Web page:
With the changing political scenario, what are your views in India and would you like to commit more to invest business in India?
Is there a deadline you expect these projects to start?
So when you read about this resistance you don’t have to rethink of your own project in Orissa given the slow pace you’re not worried that you may face the same problem ?
Is there a definite deadline beyond which you are not prepared to wait?
How do you read this resistance to the plant in West Bengal about the Nano project in which Ratan Tata has faced?
Do you get the sense that there is an absence of a political will?
Are you disappointed with the pace?
Does it worry you about the pace and the kind of resistance that you could face in land acquisition?
Why the decision to bring your top management to New Delhi?
आप भारत में व्यवसाय शुरू करने की योजना कब बना रहे हैं?
क्या यह आपके जीवन का एक हिस्सा था जिसे आपने बहुत कमाया है इसलिए अब आपको भी बहुत खर्च करना होगा, जैसे 500 करोड़ रुपये का घर खरीदना या बेटी की शादी में 200 करोड़ रुपये खर्च करना?
आज इस मुकाम को हासिल करने के लिए आपने क्या कदम उठाए?
70 के दशक में इंडोनेशिया में एक स्टील फैक्ट्री खोलने के बाद, क्या आपने कभी महसूस किया है कि आप में जोखिम लेने की क्षमता है?
How do you see competition from home-grown companies such as JSW Steel and Vedanta for Essar Steel? Why do you think only foreign investments can take the country’s capacity to 300 million tonne by 2025?
At present, there are only two bids being evaluated: that of ArcelorMittal and Nippon, and that of the Numetal consortium. I certainly don’t think only foreign companies can triple the country’s capacity to 300 million tonnes. But if you work on the basis of the replacement cost of around $1000 per tonne — and that is conservative — then you are looking at an investment of $200 billion over the next 12 years to reach the target. That’s a lot of investment for 3 or 4 companies to make.
After waiting for over 10 years to set up a greenfield steel plant in India, do you think the bid for Essar Steel will be ArcelorMittal’s last chance to get its foothold in the country?
I certainly would not describe it as a last chance, but it is a great current opportunity for us to establish a meaningful presence in India. And our conviction is that ArcelorMittal is the most credible and suitable custodian for this asset. Essar Steel would benefit from an owner that has the expertise to set the company on a successful track for the future — that means a proper industrial company with management that knows how to generate value from a steel plant not just for today, but for the longer term. We really believe that together with our partner, Nippon Steel, we can bring a lot of value to Essar in alignment with the government’s ‘Make in India’ policy and its desire to triple steel-making capacity by 2030. We also have a MoU with SAIL to construct an automotive steel plant in India, similar to the successful VAMA joint venture in China, and both parties continue to progress in that project.
How do you see the progress of the Essar Steel case so far? What major changes are needed to make the IBC more effective and less litigating?
The resolution process for Essar Steel, like in other IBC cases, has clearly had its challenges, and the timetable has already been extended once. From what I have seen, those running the process are doing their best to adhere to it and keep it on track, but we are seeing many twists and turns, often legal, which are impacting the ambitious original timetable. But we are encouraged by the fact that we are now at a stage where the committee of creditors (CoC) has had a chance to review our bid, allowing us to engage with them on the issue of eligibility. The IBC itself is a significant reform for India’s banks which will impact the perceptions and confidence of investors in India and abroad. Getting it right is critical to the success of the country’s financial and economic reforms. However, we are still in the early days and there are stresses and tensions of this new standard that is being tested, and which will hopefully be resolved over time. (Section) 29A, in particular, has caused unexpected consequences and I would expect to see amendments being implemented, though the spirit of the law is clear. In reality, it is creating a lot of confusion and delay.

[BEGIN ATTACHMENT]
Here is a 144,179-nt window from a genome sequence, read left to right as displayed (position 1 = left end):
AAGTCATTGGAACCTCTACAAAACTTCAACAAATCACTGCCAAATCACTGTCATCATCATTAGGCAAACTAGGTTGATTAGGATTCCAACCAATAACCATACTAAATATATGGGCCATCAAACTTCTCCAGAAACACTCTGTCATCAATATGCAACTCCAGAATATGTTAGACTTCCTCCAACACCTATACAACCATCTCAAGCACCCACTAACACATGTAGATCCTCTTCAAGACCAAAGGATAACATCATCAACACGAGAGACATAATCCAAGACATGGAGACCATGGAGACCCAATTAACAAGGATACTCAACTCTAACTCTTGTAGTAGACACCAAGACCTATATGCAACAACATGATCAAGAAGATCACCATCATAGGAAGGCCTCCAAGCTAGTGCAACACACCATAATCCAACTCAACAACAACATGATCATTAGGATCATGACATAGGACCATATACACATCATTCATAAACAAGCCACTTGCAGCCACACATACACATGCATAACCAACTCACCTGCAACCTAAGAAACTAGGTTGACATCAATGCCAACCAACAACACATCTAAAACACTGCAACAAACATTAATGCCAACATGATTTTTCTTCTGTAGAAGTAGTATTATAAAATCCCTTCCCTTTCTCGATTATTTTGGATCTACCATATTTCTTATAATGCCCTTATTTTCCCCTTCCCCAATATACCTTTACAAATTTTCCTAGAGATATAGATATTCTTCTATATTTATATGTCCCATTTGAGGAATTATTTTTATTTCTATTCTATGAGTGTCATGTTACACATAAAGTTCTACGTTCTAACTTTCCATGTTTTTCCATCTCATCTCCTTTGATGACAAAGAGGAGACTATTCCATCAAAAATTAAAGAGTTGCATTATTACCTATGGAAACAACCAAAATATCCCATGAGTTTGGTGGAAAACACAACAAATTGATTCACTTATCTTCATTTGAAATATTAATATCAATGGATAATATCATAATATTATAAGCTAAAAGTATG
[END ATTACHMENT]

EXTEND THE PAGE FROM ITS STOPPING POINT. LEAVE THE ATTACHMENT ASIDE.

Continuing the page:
Has any of your acquisition bids worldwide been as complicated and fiercely-fought like Essar Steel?
ArcelorMittal has been involved in many acquisitions over the past 25 years, including, of course, the merger between Arcelor and Mittal Steel in 2006 to create ArcelorMittal. So complexity and competitiveness is something we are very used to. Each acquisition has its own unique features, and the same is true with Essar Steel. At a simplistic level, this is the sale of a sizeable integrated asset that requires investment and a dedicated plan to improve performance. On that basis, there are parallels with other similar sized assets we have acquired in the past. But what is remarkable here is that this is a test case for the new insolvency law. And as we have seen, the path so far is not straightforward as the previous owners (the Ruia family) are not willing to give up their assets readily. Many are watching to see if the IBC will achieve its objectives of delivering a fair return to creditors and [find] a long-term custodian for the asset that defaulted under its previous owners, in a timely manner. We must have confidence that ultimately the IBC will achieve its aims and the strongest bidders will succeed, in the best interests of Essar Steel.
So you are still interested in earning money for the company?
You have earned a lot of money throughout your work life. What are your plans after retirement?
You were moving ahead slowly and nicely with the integration of Arcelor with Mittal even after a slump gripped the steel market. What was the flash point that led you to shift gears and go as far as to cut productions?
For many business people the collapse of Lehman Brothers was an important moment. I remember this moment very well, it happened a few days after the ArcelorMittal Leadership Conference was held in Delhi. It was a meeting of the 650 top executives of the company. The atmosphere was normal, but the collapse of Lehman Brothers was a first really strong warning bell. The world is witnessing the worst global recession since 1945. Most people will not have witnessed anything like this during their careers so far.